Tuesday, December 3, 2013

* Decor of the Divine *

Jonathan Torres                    December 3, 2013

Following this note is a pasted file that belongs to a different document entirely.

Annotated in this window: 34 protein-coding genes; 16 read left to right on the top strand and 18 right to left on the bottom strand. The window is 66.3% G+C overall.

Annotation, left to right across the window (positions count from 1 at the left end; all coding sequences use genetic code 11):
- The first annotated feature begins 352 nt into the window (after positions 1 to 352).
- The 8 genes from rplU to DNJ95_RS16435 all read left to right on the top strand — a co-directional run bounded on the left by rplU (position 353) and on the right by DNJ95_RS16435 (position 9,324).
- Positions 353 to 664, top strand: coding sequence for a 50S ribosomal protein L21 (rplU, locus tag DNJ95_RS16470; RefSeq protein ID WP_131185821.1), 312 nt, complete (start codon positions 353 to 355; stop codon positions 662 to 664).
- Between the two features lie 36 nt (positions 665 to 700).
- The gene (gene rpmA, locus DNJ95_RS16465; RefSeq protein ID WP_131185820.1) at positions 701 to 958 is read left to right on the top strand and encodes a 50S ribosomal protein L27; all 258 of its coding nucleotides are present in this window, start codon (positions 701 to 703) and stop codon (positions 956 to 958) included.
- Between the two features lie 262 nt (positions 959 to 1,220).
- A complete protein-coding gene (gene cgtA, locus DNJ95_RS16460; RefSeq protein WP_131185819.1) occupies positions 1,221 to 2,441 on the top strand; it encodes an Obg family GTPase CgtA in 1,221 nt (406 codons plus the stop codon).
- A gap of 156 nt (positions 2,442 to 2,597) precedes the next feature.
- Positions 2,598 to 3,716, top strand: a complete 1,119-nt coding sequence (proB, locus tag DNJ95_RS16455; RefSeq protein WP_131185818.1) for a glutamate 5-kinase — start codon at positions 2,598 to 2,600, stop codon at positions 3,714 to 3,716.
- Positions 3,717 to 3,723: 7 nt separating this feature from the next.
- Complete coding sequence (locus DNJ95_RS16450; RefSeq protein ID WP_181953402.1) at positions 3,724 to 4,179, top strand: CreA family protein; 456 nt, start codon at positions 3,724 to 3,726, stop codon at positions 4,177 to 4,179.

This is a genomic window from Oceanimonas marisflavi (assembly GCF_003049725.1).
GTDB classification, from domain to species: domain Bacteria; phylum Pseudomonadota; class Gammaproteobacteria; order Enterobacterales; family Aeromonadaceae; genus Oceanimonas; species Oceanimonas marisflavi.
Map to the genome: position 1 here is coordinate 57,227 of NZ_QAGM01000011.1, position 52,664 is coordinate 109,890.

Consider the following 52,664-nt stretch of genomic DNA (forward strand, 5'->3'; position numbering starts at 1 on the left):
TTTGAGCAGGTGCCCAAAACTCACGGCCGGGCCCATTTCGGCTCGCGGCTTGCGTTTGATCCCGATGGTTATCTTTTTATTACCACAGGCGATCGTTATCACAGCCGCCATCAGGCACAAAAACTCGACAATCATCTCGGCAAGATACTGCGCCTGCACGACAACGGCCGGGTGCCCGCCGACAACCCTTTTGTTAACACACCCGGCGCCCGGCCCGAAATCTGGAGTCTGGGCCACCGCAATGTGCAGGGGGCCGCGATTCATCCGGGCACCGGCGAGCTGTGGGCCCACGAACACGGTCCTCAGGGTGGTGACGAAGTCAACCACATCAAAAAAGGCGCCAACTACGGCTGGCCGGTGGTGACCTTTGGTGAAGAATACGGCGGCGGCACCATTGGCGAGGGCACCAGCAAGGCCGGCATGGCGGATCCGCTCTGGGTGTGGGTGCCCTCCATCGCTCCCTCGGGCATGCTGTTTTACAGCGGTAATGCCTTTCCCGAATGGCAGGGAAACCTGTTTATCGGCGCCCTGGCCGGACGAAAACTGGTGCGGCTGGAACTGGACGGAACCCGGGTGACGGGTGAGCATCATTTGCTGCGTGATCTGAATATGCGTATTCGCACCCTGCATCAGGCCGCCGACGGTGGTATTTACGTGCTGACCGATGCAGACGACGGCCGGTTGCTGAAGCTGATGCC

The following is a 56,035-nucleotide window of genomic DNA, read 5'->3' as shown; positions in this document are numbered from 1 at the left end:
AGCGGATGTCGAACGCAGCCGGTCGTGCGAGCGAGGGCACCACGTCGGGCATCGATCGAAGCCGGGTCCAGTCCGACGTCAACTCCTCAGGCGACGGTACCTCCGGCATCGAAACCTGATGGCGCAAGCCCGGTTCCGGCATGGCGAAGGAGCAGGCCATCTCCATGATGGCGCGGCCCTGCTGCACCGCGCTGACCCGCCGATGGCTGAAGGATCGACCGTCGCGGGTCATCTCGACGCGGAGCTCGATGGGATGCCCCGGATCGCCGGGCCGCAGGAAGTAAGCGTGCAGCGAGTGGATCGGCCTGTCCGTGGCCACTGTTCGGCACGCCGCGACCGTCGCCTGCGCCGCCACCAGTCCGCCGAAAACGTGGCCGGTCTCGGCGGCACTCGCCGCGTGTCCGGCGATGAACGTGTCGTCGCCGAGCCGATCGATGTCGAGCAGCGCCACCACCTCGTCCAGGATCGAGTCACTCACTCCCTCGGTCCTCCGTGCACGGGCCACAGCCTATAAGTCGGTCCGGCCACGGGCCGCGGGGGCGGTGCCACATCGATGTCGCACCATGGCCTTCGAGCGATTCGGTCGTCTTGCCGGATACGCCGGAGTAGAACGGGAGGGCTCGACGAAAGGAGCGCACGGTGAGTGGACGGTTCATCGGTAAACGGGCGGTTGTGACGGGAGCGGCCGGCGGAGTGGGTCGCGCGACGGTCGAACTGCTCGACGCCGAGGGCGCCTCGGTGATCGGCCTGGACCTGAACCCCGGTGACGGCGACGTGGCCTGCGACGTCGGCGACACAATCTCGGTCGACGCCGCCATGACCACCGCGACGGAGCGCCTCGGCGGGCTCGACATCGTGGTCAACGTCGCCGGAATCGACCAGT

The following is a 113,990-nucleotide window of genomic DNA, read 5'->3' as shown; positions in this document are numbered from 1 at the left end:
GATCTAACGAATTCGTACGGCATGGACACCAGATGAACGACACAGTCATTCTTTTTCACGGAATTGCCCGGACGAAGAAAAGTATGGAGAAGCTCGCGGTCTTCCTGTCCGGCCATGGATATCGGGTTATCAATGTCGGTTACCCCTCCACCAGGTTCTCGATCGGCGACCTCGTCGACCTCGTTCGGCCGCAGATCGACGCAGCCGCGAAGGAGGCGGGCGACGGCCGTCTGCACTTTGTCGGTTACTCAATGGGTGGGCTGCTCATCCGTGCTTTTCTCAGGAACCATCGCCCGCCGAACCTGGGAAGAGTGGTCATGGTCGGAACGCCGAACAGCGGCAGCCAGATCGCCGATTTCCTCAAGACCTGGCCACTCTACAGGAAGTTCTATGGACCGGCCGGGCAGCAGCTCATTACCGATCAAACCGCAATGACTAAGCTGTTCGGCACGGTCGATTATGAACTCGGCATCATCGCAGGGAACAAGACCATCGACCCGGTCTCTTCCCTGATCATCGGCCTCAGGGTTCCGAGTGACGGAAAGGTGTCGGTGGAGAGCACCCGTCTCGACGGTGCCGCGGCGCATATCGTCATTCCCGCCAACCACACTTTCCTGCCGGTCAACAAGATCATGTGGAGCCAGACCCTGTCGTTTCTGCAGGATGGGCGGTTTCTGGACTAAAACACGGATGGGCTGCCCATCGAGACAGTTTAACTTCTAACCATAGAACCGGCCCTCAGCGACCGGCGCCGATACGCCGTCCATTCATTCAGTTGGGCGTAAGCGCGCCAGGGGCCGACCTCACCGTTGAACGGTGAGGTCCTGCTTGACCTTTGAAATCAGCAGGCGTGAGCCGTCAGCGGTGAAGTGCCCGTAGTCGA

As instructed, students were to embark on a process similar to that of a museum curator. More specifically, respective students were to assemble ten individual pieces which correlate through a specific lens or perspective. This was done to further comprehend what it is like to be someone tasked with designating artworks for an esteemed institution; (these artworks can be found at the Metropolitan Museum website). As a curator, I wanted to visualize the setting before selecting the respective pieces. It did not take long to fathom, but I had internalized a room which was as close to the comfort of what heaven (supposedly) should feel like. After establishing the theme of the setting I searched for pieces of art which could have had religious symbolism, fantasy, luxury, and anything which is deemed universally desirable. In conjunction with this premise, I chose two small sculptures of angels (by two respective artists), one made of copper and the other being a Christmas ornament, as well as a larger sculpture of a bright bronze colored angel. The angels are direct symbolism of creatures who are pure in nature and guardians. Along with the angels, I selected two respective pieces of art which contain imagery of lions. An aquamanile (tool used to pour water) in the shape of a lion along with a candlestick which is erected off the back of a lion sculpture occupy the room. Lions have often been associated with bravery and nobility, appropriate traits for a divine room. Luxurious furniture is present as "Princely Furniture" made by the esteemed Roentgen family sits in the theoretical space. On top of the Roentgen cabinets is another piece; a small but infinitely elegant bottle made by the Chinese in the 18th century. It adorns a depiction of a European woman and child on the  spherical forefront of the bottle and the image is framed by soothing, organic swirls of blue, pink, green, and maroon with a gold cap and gold base at each respective end. Placed on a mantelpiece (as to establish prominence) is the "Head of Bhairava" a copper sculpture which seems like a mask. It is a bright copper sculpture with elegant details such as the headdress or facial features (which appear to flare due to the patterns and texture). Along the same mantel, an oil pastel painting entitled "Pleasure" shall rest. The painting itself is of a naked female wearing a floral crown and holding flowers whose essence coincides with the room. Symbolizing visceral fantasy, the image is isolated by a large golden frame-piece. Last but not least is a two foot tall, copper sculpture of a Buddhist guru named "Padmasambhava" sitting cross legged atop a rectangular shaped fixture. The subject matter of the room makes Padmasambhava a perfect fit as he is depicted as a composed, mystic being (although the ideals of Buddhism may not correlate with the content of the room). Ultimately, these items are decorations for a room as opposed to the actual makeup of a room. When digesting the pieces presented, one can envision their own ideal room with the ingredients I have put forth. 

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